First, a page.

LOCK OVERKILL?

Can you really put too many locks on a door and have Lock Overkill?

I’m sure you’ve probably seen it somewhere – TV or a movie.     The person goes to their front door, opens/turns two or three deadbolts, releases a chain or two, plus the knob – maybe it takes about five or more seconds to undo the locks, then opens the door.    So you think, wow… that door’s really secure, right???

OR IS IT?

Let’s think to the simplest form of a door.   What is it?   It’s an opening in a solid wall, that can be closed and secured.. AND when closed, you’d like it to be as solid as the rest of the wall, for security, right?  Right….   In the above scenario, yes, that ONE SIDE of the door is super secure…   but what about the hinge side.   If there’s only two or three hinges on that apartment/house door, and possibly improper hinges at that, (not having pins in them to secure the door frame to the door when closed) it MAKES NO DIFFERENCE how many locks they have on the door, as a person could get in easier on the hinged side.

This is especially true with ‘outswing’ doors that open to the outside, rather than swinging inside the home.    If the wrong kind of hinges are used, or older ones, etc., a person needs only a small hammer, a hole punch or small nail, and they can just pound up the hinge pin, and then with a screwdriver pry the door open from the hinge side, NOT THE SIDE with all the locks….  There are newer hinges, special hinge pins, or even just a quick fix with a couple screws that can make that door secure on the hinge side, as well as the knob/lock side, so it can’t be pried off the frame within seconds.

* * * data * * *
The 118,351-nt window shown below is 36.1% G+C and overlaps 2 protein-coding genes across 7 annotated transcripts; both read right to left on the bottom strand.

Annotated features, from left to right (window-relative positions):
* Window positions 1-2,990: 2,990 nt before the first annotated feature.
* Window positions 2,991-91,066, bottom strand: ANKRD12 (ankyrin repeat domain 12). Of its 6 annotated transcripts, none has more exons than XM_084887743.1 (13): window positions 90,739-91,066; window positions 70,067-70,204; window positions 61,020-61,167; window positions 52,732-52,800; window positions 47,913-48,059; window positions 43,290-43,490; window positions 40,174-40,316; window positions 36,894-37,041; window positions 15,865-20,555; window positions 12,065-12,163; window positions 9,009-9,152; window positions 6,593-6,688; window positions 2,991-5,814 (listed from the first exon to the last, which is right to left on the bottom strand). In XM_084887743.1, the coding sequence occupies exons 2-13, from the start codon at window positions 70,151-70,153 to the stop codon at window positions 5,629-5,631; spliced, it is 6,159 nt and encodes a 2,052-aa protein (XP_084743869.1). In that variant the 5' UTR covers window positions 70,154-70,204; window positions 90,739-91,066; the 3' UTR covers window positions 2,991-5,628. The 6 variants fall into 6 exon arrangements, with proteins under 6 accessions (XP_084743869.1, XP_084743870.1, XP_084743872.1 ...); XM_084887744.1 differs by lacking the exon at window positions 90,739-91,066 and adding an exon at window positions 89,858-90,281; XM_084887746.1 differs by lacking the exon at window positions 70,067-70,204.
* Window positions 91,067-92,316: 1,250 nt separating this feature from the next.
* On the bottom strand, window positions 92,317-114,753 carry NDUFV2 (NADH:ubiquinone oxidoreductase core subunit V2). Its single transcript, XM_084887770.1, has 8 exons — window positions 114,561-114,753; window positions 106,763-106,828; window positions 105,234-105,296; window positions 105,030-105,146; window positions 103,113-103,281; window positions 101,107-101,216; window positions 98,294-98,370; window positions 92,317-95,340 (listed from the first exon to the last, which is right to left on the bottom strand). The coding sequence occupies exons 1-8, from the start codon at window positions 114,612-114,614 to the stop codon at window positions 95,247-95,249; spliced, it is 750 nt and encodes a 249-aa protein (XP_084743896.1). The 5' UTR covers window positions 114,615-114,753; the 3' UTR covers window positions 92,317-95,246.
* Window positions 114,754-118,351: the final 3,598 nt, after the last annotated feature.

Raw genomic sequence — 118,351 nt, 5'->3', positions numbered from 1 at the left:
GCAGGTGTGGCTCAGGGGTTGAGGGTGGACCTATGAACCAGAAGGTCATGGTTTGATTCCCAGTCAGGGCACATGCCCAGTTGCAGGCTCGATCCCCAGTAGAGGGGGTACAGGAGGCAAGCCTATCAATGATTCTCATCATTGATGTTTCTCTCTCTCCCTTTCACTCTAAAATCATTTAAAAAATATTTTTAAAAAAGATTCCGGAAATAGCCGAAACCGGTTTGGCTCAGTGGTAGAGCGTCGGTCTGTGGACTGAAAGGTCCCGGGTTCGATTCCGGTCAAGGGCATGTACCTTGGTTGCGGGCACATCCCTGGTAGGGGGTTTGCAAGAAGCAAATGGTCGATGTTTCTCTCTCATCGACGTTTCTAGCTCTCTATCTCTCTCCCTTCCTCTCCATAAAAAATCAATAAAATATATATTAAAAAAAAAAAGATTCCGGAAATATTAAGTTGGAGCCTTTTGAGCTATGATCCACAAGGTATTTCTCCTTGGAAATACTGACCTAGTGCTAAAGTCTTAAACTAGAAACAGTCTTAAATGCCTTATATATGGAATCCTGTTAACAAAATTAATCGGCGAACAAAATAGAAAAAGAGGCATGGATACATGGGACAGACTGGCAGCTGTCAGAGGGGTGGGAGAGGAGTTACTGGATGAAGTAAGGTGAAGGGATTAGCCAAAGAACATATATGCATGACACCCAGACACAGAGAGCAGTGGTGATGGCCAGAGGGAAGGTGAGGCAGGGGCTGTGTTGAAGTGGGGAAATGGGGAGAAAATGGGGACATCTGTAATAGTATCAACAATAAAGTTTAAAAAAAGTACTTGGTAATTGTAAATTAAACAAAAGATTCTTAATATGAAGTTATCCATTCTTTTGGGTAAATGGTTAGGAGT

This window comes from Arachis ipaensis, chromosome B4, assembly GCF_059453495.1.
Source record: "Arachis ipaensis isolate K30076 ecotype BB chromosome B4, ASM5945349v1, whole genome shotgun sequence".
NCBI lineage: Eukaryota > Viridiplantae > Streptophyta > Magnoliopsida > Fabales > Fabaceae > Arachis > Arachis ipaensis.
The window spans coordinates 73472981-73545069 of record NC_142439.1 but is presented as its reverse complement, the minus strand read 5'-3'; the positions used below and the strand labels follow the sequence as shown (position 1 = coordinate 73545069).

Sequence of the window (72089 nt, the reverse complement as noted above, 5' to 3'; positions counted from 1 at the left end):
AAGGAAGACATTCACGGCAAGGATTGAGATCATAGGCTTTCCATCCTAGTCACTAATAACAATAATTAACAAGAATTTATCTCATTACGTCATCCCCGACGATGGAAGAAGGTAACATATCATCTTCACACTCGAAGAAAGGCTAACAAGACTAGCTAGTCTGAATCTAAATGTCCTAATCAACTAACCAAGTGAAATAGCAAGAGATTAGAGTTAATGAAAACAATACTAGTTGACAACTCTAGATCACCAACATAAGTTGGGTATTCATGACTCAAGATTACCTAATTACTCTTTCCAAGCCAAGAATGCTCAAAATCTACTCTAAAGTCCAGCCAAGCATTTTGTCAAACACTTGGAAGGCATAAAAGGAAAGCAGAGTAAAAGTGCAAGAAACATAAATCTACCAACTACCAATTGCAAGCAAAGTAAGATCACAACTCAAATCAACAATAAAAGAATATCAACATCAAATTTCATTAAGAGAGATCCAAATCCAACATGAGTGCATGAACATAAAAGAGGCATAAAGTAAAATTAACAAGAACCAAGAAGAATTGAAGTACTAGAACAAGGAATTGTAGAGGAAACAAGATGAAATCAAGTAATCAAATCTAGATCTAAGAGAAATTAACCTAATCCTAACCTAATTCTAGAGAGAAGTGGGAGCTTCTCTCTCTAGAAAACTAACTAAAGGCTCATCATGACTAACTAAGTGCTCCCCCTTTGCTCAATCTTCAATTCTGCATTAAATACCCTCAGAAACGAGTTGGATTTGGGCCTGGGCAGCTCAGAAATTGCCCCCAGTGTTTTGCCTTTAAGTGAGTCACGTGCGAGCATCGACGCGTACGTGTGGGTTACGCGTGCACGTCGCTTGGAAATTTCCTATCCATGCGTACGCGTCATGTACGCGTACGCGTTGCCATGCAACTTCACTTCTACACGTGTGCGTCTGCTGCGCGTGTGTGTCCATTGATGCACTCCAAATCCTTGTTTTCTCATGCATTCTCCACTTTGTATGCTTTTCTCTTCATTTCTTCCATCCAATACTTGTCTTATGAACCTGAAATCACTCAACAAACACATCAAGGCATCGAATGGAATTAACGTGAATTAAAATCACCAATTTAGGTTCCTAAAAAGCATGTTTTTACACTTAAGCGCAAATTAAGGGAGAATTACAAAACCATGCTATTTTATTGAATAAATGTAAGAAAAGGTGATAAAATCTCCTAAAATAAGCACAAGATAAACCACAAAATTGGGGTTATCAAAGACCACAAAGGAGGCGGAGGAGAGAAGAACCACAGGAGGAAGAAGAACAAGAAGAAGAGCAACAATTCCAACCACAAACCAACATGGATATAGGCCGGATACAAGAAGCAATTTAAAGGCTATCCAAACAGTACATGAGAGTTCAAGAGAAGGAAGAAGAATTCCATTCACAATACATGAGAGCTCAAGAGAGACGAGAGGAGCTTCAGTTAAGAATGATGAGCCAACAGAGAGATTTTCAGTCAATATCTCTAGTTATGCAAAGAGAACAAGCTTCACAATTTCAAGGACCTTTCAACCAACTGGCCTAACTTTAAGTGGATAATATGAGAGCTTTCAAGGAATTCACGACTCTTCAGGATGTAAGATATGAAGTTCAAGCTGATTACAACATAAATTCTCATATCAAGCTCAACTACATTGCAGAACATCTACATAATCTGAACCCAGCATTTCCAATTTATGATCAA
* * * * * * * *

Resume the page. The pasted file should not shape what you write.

More important than the number of locks on the door, in one sense, is that the locks you do have on that door are INSTALLED PROPERLY and FUNCTIONING PROPERLY….  We, at Liberty Locksmiths, have seen improper installation of deadbolts and locks from low/mid-range homes, on up to homes costing millions of dollars.   While the deadbolt itself functions perfectly, the hole on the actual frame of the door is not deep enough, thereby not allowing the bolt to extend fully to the locked position.   In essence, while the bolt might go into the hole and keep the door from swinging open, a simple knife,  screwdriver, or even the proverbial credit card,  can slide the latch or bolt back and a burglar is in.   Simple fix – the hole has to be drilled deeper to allow the bolt to do its job.
There are also numerous other procedures that can be done to make your door jambs solid, like longer screws for the strike plates which screw further into the wall instead of just the door frame, over-sized strike plates,  specifically built to withstand forced entry, to name just a few others..

Hopefully reading the above has given you a bit of insight into the way locks actually work on doors.    Please keep in mind we’re here to help you with information over the phone, if possible.   If you send us pictures of your potential problems, we’ll do out best to give you ideas on how to test the issues above.   As always, it’s our job to make you feel safe and secure.
Thanks for reading….   Please don’t hesitate to call on us. 407-260=2727